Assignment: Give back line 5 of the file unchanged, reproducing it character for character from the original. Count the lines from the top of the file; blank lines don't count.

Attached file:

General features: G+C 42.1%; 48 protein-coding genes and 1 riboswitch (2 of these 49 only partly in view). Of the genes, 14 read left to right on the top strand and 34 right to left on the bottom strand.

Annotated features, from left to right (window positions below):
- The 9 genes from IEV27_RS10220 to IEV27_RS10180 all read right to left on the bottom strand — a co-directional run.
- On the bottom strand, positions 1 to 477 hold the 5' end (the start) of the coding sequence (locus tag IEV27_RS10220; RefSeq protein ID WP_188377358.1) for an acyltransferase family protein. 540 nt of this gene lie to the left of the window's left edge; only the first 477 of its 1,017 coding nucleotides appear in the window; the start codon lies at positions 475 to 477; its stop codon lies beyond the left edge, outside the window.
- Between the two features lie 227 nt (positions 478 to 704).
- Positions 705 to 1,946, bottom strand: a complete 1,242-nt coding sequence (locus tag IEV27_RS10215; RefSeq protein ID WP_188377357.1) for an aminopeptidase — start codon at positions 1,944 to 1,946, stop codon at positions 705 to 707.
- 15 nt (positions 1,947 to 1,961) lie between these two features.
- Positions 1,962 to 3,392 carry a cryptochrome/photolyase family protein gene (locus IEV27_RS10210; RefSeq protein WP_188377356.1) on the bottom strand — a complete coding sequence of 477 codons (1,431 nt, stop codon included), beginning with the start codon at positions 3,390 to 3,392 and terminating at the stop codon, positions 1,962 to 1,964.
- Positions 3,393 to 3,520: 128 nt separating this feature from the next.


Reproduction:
- Between the two features lie 227 nt (positions 478 to 704).